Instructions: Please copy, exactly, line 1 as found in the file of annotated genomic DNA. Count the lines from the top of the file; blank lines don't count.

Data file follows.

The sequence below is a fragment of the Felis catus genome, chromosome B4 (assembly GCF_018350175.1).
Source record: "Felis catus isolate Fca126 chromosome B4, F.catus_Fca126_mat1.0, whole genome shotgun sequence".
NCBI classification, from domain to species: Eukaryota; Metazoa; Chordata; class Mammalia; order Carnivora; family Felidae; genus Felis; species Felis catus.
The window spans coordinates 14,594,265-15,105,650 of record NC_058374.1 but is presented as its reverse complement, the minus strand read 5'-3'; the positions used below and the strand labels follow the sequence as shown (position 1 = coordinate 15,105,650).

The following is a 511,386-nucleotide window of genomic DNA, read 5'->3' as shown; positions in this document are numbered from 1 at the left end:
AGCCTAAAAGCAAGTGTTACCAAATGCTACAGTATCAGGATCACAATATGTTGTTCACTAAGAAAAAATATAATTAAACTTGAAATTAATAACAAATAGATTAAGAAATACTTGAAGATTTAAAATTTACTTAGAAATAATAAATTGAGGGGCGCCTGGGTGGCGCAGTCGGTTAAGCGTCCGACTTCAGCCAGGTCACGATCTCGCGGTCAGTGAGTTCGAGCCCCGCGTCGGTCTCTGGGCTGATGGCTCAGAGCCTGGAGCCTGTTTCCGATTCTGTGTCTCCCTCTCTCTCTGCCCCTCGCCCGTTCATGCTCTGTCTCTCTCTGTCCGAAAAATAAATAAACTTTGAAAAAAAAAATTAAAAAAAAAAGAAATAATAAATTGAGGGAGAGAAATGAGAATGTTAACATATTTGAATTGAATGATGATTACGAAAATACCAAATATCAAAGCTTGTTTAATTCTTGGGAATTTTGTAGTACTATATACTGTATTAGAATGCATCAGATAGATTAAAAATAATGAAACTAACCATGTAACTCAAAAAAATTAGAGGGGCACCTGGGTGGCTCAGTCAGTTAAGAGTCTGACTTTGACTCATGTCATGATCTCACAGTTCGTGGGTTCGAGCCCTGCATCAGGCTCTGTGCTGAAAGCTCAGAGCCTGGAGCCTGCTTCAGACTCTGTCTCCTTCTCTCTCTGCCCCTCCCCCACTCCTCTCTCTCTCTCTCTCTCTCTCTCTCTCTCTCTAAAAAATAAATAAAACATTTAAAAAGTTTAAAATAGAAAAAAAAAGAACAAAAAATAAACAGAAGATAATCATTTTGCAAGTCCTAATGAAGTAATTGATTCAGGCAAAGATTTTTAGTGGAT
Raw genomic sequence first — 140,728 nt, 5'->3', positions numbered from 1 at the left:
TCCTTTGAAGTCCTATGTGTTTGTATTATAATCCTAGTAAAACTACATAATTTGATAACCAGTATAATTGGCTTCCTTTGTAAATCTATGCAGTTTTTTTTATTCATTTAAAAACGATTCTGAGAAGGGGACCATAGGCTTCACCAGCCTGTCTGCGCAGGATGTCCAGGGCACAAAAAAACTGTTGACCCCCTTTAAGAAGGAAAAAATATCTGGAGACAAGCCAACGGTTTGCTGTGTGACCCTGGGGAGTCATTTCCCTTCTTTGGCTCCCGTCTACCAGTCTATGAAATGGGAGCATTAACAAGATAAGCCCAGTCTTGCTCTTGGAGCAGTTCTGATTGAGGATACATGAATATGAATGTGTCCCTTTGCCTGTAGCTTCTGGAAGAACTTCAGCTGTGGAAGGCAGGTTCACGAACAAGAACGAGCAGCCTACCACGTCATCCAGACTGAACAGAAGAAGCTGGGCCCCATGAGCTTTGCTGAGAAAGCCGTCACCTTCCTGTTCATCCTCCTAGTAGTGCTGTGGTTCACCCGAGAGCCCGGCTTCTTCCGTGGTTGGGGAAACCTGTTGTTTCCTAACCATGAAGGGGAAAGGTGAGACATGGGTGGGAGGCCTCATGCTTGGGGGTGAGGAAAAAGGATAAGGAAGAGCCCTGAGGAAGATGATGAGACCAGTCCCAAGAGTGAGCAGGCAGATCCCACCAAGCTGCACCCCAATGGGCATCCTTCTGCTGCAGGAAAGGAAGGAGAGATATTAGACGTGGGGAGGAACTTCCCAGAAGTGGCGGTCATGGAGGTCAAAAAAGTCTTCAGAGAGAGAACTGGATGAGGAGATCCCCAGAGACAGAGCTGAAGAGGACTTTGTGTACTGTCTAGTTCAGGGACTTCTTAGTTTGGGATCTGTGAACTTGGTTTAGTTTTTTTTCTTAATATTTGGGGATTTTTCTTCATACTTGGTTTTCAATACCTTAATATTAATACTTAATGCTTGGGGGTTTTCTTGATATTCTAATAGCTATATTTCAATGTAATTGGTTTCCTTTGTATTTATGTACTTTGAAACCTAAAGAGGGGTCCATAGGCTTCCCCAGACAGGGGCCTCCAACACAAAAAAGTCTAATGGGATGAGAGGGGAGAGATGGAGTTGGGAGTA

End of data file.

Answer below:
The sequence below is a fragment of the Felis catus genome, chromosome B4 (assembly GCF_018350175.1).